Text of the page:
The construction of the Grand Ethiopian Renaissance Dam (GERD) resonates of nothing but patriotism and deep commitment of Ethiopians towards achieving clean energy for their country. The project (formerly known as the Millennium Dam) is under construction in the Benishangul-Gumuz region of Ethiopia on the Blue Nile River, some 500 km of North West of Addis Ababa. The Grand Ethiopian Renaissance Dam - a project owned by the Ethiopian Electric Power Corporation - began construction in April 2011. The project is over 40% complete and expected to be finished by July 2017. The dam will be the largest dam in Africa: 1,800 m long, 170 m high and with an overall volume of 10.2 million m³. The engineering, procurement and construction of the dam, was awarded to Salini Impregilo with most of the funding coming the people through sale of bonds and the government of Ethiopia.
The primary goal of the project is to generate hydroelectric power, It involves the construction of a main dam in Roller Compacted Concrete (RCC); two hydroelectric power plants located on the two banks of the river – the one on the right bank with 10 Francis turbines (each with a 375MW capacity), the one on the left bank with 6 turbines – with a total installed capacity of 6000 MW and an expected output of 15,000 GWh/year; a concrete surface spillway with a capacity of 15,000 m³/s, a 5 km long saddle dam built in rock fill with an overall volume of 17 million m³; and a 500-kV substation and ancillary works.
Apart from power generation the dam is expected to create other sustainable leaps in the country. For instance it is expected to create employment for over 12,000 people. This project will offer major benefits to Ethiopia, Egypt and Sudan. The dam which will be capable of handling a flood of 19,730 cubic meters per second will reduce alluvium in Sudan by 100 million cubic meters and also facilitate irrigation of around 500,000ha of new agricultural lands. It will also reduce approximately 40 km of flooding in Sudan, upon its completion.
The regulated flow of water from the dam will improve agriculture and the impact of evaporation of water from the dam will be minimal compared to other dams in the country a step that will improve water conservation.
Since the inception of the dam in 2010, there have been a number of issues especially its possible consequences on Sudan and Egypt as downstream nations that heavily rely on the waters of the Nile for agriculture, industry and drinking water. However, to help address this dispute, MIT’s Abdul Latif Jameel World Water and Food Security Laboratory (J-WAFS) convened a small, invitation-only workshop of international experts last November to discuss the technical issues involved in the construction and operation of the dam, in hopes of providing an independent, impartial evaluation to aid in decision-making. The group’s 17- page final report, which was shared with the three concerned governments in early February, was released to the public on the 22nd of April, 2015. On March 23, the three governments signed an agreement to enter negotiations for final settlement of issues surrounding the dam’s operations.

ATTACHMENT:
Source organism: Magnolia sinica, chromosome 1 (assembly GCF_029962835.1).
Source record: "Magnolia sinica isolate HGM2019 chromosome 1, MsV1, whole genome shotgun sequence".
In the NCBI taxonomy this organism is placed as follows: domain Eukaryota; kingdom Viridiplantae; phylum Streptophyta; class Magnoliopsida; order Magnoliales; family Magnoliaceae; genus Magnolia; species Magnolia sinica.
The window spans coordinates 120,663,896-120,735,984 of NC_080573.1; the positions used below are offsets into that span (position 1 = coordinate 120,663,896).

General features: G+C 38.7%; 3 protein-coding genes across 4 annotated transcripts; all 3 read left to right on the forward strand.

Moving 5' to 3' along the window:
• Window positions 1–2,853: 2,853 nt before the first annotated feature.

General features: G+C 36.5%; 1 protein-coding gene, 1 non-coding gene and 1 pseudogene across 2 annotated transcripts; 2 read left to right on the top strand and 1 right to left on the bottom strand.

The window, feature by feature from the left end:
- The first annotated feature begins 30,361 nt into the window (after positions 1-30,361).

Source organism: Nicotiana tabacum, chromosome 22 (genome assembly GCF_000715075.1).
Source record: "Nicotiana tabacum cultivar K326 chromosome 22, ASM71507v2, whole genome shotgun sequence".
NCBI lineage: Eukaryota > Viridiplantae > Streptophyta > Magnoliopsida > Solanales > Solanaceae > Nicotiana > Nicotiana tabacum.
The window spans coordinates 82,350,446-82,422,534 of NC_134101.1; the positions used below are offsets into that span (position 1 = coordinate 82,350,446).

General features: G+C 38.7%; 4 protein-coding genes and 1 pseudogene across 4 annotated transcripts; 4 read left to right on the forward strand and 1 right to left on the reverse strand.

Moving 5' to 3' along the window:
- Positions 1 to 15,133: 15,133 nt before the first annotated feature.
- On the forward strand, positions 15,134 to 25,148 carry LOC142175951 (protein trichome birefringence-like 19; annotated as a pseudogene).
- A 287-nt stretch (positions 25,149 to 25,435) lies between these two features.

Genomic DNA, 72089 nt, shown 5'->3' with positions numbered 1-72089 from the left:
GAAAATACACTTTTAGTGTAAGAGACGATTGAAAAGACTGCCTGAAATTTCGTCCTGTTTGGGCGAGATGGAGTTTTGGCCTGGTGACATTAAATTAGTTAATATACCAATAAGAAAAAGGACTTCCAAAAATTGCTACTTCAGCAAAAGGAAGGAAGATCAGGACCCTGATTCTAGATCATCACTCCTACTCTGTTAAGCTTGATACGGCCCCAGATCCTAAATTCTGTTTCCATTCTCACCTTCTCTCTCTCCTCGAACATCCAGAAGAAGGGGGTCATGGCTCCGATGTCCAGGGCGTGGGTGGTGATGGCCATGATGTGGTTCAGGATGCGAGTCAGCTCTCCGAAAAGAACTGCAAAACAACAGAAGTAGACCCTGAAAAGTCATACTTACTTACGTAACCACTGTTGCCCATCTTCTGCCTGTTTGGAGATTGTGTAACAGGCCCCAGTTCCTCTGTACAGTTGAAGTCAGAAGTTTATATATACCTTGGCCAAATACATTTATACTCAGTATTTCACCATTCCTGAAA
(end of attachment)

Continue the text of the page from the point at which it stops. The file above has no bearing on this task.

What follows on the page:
Though the agreement is preliminary, it marks a significant step forward. The group was carefully selected to include top experts on water resources engineering and economics and on the Nile Basin, and was charged with reviewing the current state of technical knowledge on the GERD and its potential downstream impacts. The idea was to give advice, and do it impartially. The hard negotiations ahead will require that foreign policy and water experts from each of the three countries have a shared understanding of the technical issues and willingness to compromise while hammering out detailed agreements on reservoir operation policy, power trade agreements, dam safety, and salinization control. Once this is done, 2017 when the dam is expected to go operational, Ethiopia will be one of the major suppliers of power to countries in the region like Kenya, Rwanda, Sudan and South Sudan.